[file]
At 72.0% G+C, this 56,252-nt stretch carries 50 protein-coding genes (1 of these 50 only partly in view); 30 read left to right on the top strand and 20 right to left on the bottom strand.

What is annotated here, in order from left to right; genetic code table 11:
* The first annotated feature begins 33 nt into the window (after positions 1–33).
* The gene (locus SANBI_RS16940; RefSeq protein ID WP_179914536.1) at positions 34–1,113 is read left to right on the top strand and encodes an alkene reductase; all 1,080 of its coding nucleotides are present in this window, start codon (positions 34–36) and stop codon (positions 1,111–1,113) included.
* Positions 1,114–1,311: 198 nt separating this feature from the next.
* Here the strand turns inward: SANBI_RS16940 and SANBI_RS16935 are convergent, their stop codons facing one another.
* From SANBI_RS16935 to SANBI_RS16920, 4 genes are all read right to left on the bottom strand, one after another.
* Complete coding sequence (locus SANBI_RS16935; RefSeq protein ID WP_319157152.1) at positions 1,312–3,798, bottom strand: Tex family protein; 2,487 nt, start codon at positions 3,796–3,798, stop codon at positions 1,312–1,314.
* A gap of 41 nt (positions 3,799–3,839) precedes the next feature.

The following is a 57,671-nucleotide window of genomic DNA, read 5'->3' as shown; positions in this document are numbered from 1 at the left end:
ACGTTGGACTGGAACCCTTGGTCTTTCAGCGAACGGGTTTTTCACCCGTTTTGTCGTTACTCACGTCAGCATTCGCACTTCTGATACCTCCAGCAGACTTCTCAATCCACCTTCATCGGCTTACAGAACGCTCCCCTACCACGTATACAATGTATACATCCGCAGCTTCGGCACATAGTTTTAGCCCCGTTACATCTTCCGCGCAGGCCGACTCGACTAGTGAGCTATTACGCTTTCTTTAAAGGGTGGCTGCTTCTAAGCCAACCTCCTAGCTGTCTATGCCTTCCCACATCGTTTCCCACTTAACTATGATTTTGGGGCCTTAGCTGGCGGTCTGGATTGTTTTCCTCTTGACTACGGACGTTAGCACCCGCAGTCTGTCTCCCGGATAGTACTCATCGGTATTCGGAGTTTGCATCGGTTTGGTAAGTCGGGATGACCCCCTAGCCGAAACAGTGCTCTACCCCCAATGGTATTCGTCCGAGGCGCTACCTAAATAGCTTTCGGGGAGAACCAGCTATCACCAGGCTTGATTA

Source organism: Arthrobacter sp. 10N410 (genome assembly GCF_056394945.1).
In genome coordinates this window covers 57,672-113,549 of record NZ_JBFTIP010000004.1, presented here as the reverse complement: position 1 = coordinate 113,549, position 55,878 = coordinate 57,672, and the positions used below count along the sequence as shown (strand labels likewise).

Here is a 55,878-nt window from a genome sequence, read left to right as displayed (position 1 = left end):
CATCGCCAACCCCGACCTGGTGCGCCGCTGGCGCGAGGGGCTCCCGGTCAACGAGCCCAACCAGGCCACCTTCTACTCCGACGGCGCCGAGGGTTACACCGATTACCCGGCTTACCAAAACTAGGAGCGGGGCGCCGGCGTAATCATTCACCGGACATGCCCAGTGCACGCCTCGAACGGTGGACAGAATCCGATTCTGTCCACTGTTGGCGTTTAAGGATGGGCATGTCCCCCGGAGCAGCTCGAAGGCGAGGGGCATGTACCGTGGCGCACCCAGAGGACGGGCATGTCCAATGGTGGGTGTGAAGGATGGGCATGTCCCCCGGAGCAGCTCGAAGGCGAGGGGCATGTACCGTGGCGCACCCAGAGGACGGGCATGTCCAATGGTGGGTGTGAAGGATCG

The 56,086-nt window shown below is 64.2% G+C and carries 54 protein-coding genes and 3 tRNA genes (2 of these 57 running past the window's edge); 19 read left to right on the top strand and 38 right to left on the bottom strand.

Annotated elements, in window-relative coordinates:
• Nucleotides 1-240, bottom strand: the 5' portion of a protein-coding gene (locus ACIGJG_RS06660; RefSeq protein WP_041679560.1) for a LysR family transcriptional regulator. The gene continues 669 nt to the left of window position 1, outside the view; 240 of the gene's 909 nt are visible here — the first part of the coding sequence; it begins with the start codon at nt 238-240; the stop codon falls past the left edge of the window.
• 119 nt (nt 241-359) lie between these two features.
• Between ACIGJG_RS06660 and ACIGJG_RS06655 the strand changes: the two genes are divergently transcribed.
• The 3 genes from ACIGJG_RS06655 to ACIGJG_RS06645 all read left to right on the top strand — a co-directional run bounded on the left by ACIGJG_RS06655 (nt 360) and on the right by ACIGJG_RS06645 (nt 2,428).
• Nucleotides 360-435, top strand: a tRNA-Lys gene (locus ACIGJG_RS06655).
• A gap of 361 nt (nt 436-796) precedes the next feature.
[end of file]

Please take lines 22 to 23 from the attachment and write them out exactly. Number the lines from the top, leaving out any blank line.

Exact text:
• Nucleotides 360-435, top strand: a tRNA-Lys gene (locus ACIGJG_RS06655).
• A gap of 361 nt (nt 436-796) precedes the next feature.